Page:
Last week Tesla Motors, the red-hot electric car startup, announced it would use some of its $465 million in stimulus funds to start a drive-train manufacturing plant in Palo Alto, the heart of Silicon Valley. Tesla is bucking a trend in bringing manufacturing jobs to the Golden State. But with billions of dollars in stimulus bucks flowing to the electric vehicles sector, will a maverick move by Tesla CEO Elon Musk prove to be a precursor for a rebound in California manufacturing?
The answer, in short, is probably not. "I don't think Tesla is the beginning of a major manufacturing movement. Toyota and GM are closing their last plants in California. We are not a major car manufacturing center and there is no reason once the EV thing got going, that they wouldn't go to places where they make cars cheaply," says Stephen Levy, Director and Senior Economist of the Center for Continuing Study of the California Economy (CCSCE) in Palo Alto.
But Levy is quick to add that Tesla's move is interesting not so much because it sets up a new manufacturing operation in Silicon Valley, but because the plant will add significant numbers of engineering jobs.
"Tesla said they were moving to Palo Alto because it was close to engineers," Levy said. "California is well positioned to get a significant part of the federal stimulus money going to fund the electric vehicle sector and that should bring lots of new engineering jobs here to design and innovate for the sector. Maybe the plants won't be here, but the innovation could be."
For his part, Levy feels that the hopes for a resurgence in manufacturing jobs in California, and, by extension, in America, is somewhat misplaced. Manufacturing output, even in high-cost centers such as Silicon Valley, has continued to go up even as jobs have gone away, he asserts. Nationally, California has actually fared quite well, with manufacturing jobs declining 5.5 percent during 2008 versus 18.8 percent in Michigan.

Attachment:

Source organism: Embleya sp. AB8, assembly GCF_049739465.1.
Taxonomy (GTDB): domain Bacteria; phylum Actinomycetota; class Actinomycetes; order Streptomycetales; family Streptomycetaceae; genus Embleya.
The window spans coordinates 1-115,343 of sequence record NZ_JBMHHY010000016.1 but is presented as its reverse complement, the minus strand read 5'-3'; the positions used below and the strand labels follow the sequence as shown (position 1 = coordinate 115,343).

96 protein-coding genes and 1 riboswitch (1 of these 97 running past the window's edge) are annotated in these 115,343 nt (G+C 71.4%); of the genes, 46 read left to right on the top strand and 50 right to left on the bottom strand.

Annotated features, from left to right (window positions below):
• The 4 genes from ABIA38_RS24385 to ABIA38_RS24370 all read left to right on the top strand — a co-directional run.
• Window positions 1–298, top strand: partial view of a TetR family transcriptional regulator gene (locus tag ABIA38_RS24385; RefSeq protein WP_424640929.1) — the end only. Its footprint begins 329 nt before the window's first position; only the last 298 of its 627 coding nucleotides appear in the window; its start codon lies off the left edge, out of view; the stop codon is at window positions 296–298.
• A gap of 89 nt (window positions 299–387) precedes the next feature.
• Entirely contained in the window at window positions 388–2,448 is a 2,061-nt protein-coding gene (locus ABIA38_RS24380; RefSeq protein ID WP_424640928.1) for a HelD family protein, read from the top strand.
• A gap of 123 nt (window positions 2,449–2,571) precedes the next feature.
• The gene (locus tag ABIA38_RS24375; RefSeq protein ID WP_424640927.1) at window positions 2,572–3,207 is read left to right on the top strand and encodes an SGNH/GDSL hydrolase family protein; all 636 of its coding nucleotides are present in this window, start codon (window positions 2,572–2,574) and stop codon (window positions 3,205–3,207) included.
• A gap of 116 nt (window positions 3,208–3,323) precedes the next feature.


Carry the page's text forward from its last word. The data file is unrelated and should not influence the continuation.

Levy also points out that even China has lost manufacturing jobs, in part due to the global slowdown, but also due to efficiency enhancements from automation. Over the last 18 years manufacturing jobs have fallen by roughly 20 percent in the U.S. while actual production has increased by 60 percent (although production numbers dropped significantly in the past two years).
The steady decline in jobs paired with the simultaneous increase in production indicates a diminished importance of manufacturing jobs as a measurement of industrial and economic power. The upshot? In Levy's opinion, where the cars and drive trains are made is far less important to the California and national economy than where the cars are conceived and designed. "There is going to be a big fight for who develops the battery," he predicts. "That would be a coup if, through our innovation, we could get that started here."
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